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Differential Amplifier find currents, and Gain

  1. Apr 18, 2014 #1
    1. The problem statement, all variables and given/known data
    For the differential amplifier circuit given above, for all transistors except Q1 and Q2 we have:
    β=100, VA=80 V, RC =20 k, VT=0.026 (Thermal voltage), VBE(on)=0.7 V

    a-Determine the collector currents IC1, IC2, IC3 and IC6
    b-Calculate the Differential mode voltage gain Vo2/Vd.
    c-What is the output resistance of the three transistor current source that is biasing the differential pair? Find the numerical value. Does this effect the common mode voltage gain? Explain briefly.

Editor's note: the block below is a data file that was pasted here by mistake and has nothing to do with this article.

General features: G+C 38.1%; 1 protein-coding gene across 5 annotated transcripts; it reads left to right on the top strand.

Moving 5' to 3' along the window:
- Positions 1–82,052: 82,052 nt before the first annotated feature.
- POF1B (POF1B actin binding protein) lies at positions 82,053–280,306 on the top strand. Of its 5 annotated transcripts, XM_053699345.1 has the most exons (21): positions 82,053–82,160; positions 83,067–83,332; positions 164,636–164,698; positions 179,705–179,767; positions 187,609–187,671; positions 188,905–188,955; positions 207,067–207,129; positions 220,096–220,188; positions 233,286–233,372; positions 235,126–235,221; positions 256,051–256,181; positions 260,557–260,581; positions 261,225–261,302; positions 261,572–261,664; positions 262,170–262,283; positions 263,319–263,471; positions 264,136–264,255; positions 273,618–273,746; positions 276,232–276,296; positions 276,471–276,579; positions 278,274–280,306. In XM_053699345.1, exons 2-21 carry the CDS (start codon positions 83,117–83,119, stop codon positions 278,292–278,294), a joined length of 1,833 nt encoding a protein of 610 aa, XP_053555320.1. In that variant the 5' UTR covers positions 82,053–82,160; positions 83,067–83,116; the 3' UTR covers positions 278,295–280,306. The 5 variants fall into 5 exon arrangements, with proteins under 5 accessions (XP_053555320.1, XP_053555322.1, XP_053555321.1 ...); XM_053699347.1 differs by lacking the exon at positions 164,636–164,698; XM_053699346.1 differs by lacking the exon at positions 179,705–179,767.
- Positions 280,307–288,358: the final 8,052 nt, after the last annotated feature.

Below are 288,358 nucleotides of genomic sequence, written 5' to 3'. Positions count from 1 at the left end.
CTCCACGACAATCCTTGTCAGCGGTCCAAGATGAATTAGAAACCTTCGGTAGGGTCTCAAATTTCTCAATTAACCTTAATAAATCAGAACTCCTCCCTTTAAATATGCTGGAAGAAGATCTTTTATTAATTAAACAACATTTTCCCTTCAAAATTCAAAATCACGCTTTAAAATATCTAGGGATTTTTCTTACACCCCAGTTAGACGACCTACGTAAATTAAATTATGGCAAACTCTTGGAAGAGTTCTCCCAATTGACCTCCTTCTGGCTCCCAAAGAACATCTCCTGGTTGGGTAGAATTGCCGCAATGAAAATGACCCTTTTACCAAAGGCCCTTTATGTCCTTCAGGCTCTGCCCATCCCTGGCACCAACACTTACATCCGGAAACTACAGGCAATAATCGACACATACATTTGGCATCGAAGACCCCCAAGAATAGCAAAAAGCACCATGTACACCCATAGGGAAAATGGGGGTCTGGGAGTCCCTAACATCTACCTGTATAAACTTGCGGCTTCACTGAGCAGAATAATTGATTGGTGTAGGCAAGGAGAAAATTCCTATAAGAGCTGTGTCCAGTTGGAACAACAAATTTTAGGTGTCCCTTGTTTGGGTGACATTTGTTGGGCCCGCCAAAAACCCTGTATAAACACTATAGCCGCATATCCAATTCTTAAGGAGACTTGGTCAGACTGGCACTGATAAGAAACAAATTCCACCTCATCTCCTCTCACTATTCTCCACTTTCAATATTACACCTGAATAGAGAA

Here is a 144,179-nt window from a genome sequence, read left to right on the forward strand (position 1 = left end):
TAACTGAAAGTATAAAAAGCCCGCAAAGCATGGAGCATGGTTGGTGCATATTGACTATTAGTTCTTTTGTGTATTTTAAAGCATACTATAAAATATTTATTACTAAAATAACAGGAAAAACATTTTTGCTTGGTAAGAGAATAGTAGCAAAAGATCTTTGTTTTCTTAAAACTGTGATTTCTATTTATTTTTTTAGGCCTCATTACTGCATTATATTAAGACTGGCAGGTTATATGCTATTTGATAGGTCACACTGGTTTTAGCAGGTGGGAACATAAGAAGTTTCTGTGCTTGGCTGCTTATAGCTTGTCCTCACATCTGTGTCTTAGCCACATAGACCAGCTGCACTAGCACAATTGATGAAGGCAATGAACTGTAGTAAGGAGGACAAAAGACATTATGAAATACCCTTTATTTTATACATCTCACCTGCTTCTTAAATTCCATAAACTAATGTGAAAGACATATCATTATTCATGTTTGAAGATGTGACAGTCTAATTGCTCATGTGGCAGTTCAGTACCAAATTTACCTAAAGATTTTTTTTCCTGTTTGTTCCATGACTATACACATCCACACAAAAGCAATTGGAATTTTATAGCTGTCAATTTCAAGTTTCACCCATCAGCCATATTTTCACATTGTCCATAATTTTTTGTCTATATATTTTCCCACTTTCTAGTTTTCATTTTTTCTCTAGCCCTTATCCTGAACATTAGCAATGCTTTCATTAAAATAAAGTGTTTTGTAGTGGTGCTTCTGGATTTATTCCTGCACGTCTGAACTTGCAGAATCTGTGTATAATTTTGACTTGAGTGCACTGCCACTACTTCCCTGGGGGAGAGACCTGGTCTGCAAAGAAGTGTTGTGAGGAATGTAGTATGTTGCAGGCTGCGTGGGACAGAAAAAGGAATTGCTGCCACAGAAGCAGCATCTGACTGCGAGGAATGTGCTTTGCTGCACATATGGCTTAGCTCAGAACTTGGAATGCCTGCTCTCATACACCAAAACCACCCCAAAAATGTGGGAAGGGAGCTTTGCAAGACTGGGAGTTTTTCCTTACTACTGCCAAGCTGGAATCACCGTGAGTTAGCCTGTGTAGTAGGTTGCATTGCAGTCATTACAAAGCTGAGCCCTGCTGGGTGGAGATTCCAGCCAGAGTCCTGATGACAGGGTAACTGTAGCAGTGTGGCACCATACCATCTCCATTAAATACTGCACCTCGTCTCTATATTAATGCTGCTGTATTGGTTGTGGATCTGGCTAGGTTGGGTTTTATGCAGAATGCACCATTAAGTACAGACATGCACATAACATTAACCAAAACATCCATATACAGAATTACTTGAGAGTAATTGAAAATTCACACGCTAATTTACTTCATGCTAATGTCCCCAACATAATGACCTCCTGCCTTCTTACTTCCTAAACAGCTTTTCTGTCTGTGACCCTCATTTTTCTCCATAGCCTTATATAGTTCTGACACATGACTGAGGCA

d-calculate the overall Gain

    2. Relevant equations

    3. The attempt at a solution
    So the first thing I did was find I1 = V-Vbe-V(-)/R1 = 1 mA and Ic3=I1=1 mA then Ic1=Ic2=Ic3/2=0.5 mA and I have V02=V-Ic2(Rc) = 15-0.5(2) = 5 Volts then Ic6 = 15-5-.7/6 =1.55 mA. Next I found differntial mode gain rpi1= Vtβ/Ic = 0.026*100/0.5 = 5.2 kΩ and Rib6= rpi6+(1+β)Re = ?? rpi6= 100*0.026/1.55 = 1.67 mA so Rib6=1.67+(101)(4.3) = 435.97 and gain is β(R||Rib6)/2(rpi1+Rb) = 132.8. For part c Ro= Va/Ic3 = 80/1 = 80 kΩ and yes because if Ro changes so does Av when Av=something/(something)*(Ro). Calculate the overall gain well I would first need to find A2 and A3 and then plug into the formula Ad=Ad1*A2*A3 = ?? However I am unsure of how to proceed what should I do now

    Attached Files:

  2. jcsd
  3. Apr 18, 2014 #2